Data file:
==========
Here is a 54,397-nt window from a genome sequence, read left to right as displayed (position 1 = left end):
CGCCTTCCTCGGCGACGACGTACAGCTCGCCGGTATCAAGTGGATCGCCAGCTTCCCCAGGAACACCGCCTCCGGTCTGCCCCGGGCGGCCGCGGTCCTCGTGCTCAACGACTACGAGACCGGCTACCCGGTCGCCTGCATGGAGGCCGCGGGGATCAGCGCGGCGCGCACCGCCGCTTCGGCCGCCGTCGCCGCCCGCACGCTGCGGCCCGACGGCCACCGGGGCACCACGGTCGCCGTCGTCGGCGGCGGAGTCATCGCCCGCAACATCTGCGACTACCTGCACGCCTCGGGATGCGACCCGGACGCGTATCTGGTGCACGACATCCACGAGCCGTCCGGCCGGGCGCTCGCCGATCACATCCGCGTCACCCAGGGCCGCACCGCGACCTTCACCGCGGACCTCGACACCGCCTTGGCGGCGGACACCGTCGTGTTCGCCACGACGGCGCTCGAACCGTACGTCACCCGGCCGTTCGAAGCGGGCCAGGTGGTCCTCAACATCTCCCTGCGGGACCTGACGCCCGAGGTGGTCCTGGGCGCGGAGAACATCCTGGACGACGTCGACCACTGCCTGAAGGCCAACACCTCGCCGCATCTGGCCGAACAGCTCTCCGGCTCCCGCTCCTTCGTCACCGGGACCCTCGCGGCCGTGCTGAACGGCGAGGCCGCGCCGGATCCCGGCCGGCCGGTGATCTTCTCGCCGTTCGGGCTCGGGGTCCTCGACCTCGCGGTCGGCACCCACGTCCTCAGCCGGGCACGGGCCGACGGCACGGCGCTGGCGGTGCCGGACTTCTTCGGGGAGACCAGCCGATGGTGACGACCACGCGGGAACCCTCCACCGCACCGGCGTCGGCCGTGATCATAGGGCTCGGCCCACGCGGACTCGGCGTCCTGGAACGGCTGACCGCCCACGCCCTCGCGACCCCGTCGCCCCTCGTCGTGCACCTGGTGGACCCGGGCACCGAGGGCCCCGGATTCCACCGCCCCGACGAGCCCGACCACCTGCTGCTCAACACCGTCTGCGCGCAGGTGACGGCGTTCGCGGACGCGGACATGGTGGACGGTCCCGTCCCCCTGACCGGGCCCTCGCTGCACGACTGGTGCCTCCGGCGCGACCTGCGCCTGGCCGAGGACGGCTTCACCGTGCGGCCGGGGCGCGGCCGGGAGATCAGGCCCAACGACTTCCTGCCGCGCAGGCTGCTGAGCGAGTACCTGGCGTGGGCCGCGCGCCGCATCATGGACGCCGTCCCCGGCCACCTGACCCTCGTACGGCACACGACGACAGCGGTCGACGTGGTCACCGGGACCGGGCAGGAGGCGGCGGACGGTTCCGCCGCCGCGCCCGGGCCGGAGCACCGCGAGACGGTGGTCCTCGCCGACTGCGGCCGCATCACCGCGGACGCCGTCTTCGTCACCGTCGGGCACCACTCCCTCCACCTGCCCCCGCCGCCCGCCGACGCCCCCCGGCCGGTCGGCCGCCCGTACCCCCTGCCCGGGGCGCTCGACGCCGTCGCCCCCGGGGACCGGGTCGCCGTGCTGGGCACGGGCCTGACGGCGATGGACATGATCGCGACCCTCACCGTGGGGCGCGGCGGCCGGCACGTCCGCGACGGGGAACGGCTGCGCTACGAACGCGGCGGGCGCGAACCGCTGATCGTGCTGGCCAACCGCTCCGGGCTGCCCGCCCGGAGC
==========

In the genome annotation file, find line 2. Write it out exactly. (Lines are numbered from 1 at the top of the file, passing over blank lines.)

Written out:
CGCCTTCCTCGGCGACGACGTACAGCTCGCCGGTATCAAGTGGATCGCCAGCTTCCCCAGGAACACCGCCTCCGGTCTGCCCCGGGCGGCCGCGGTCCTCGTGCTCAACGACTACGAGACCGGCTACCCGGTCGCCTGCATGGAGGCCGCGGGGATCAGCGCGGCGCGCACCGCCGCTTCGGCCGCCGTCGCCGCCCGCACGCTGCGGCCCGACGGCCACCGGGGCACCACGGTCGCCGTCGTCGGCGGCGGAGTCATCGCCCGCAACATCTGCGACTACCTGCACGCCTCGGGATGCGACCCGGACGCGTATCTGGTGCACGACATCCACGAGCCGTCCGGCCGGGCGCTCGCCGATCACATCCGCGTCACCCAGGGCCGCACCGCGACCTTCACCGCGGACCTCGACACCGCCTTGGCGGCGGACACCGTCGTGTTCGCCACGACGGCGCTCGAACCGTACGTCACCCGGCCGTTCGAAGCGGGCCAGGTGGTCCTCAACATCTCCCTGCGGGACCTGACGCCCGAGGTGGTCCTGGGCGCGGAGAACATCCTGGACGACGTCGACCACTGCCTGAAGGCCAACACCTCGCCGCATCTGGCCGAACAGCTCTCCGGCTCCCGCTCCTTCGTCACCGGGACCCTCGCGGCCGTGCTGAACGGCGAGGCCGCGCCGGATCCCGGCCGGCCGGTGATCTTCTCGCCGTTCGGGCTCGGGGTCCTCGACCTCGCGGTCGGCACCCACGTCCTCAGCCGGGCACGGGCCGACGGCACGGCGCTGGCGGTGCCGGACTTCTTCGGGGAGACCAGCCGATGGTGACGACCACGCGGGAACCCTCCACCGCACCGGCGTCGGCCGTGATCATAGGGCTCGGCCCACGCGGACTCGGCGTCCTGGAACGGCTGACCGCCCACGCCCTCGCGACCCCGTCGCCCCTCGTCGTGCACCTGGTGGACCCGGGCACCGAGGGCCCCGGATTCCACCGCCCCGACGAGCCCGACCACCTGCTGCTCAACACCGTCTGCGCGCAGGTGACGGCGTTCGCGGACGCGGACATGGTGGACGGTCCCGTCCCCCTGACCGGGCCCTCGCTGCACGACTGGTGCCTCCGGCGCGACCTGCGCCTGGCCGAGGACGGCTTCACCGTGCGGCCGGGGCGCGGCCGGGAGATCAGGCCCAACGACTTCCTGCCGCGCAGGCTGCTGAGCGAGTACCTGGCGTGGGCCGCGCGCCGCATCATGGACGCCGTCCCCGGCCACCTGACCCTCGTACGGCACACGACGACAGCGGTCGACGTGGTCACCGGGACCGGGCAGGAGGCGGCGGACGGTTCCGCCGCCGCGCCCGGGCCGGAGCACCGCGAGACGGTGGTCCTCGCCGACTGCGGCCGCATCACCGCGGACGCCGTCTTCGTCACCGTCGGGCACCACTCCCTCCACCTGCCCCCGCCGCCCGCCGACGCCCCCCGGCCGGTCGGCCGCCCGTACCCCCTGCCCGGGGCGCTCGACGCCGTCGCCCCCGGGGACCGGGTCGCCGTGCTGGGCACGGGCCTGACGGCGATGGACATGATCGCGACCCTCACCGTGGGGCGCGGCGGCCGGCACGTCCGCGACGGGGAACGGCTGCGCTACGAACGCGGCGGGCGCGAACCGCTGATCGTGCTGGCCAACCGCTCCGGGCTGCCCGCCCGGAGC